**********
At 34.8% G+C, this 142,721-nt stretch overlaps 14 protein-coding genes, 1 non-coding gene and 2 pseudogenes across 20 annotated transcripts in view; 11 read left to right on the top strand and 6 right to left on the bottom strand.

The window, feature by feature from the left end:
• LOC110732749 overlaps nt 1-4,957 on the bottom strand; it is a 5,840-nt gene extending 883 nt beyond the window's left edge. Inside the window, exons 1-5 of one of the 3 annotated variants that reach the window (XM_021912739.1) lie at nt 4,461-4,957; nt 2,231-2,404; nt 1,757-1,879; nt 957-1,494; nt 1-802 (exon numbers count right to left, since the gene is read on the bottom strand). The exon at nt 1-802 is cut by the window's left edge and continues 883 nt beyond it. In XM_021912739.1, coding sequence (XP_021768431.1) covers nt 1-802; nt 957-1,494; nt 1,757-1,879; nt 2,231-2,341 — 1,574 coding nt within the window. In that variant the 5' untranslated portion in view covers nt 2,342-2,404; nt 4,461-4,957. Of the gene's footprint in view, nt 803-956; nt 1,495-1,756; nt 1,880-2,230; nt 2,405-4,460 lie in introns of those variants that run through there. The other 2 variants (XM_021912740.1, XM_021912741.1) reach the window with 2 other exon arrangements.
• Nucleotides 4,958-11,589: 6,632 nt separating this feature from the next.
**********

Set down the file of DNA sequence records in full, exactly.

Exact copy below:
At 34.8% G+C, this 142,721-nt stretch overlaps 14 protein-coding genes, 1 non-coding gene and 2 pseudogenes across 20 annotated transcripts in view; 11 read left to right on the top strand and 6 right to left on the bottom strand.

The window, feature by feature from the left end:
• LOC110732749 overlaps nt 1-4,957 on the bottom strand; it is a 5,840-nt gene extending 883 nt beyond the window's left edge. Inside the window, exons 1-5 of one of the 3 annotated variants that reach the window (XM_021912739.1) lie at nt 4,461-4,957; nt 2,231-2,404; nt 1,757-1,879; nt 957-1,494; nt 1-802 (exon numbers count right to left, since the gene is read on the bottom strand). The exon at nt 1-802 is cut by the window's left edge and continues 883 nt beyond it. In XM_021912739.1, coding sequence (XP_021768431.1) covers nt 1-802; nt 957-1,494; nt 1,757-1,879; nt 2,231-2,341 — 1,574 coding nt within the window. In that variant the 5' untranslated portion in view covers nt 2,342-2,404; nt 4,461-4,957. Of the gene's footprint in view, nt 803-956; nt 1,495-1,756; nt 1,880-2,230; nt 2,405-4,460 lie in introns of those variants that run through there. The other 2 variants (XM_021912740.1, XM_021912741.1) reach the window with 2 other exon arrangements.
• Nucleotides 4,958-11,589: 6,632 nt separating this feature from the next.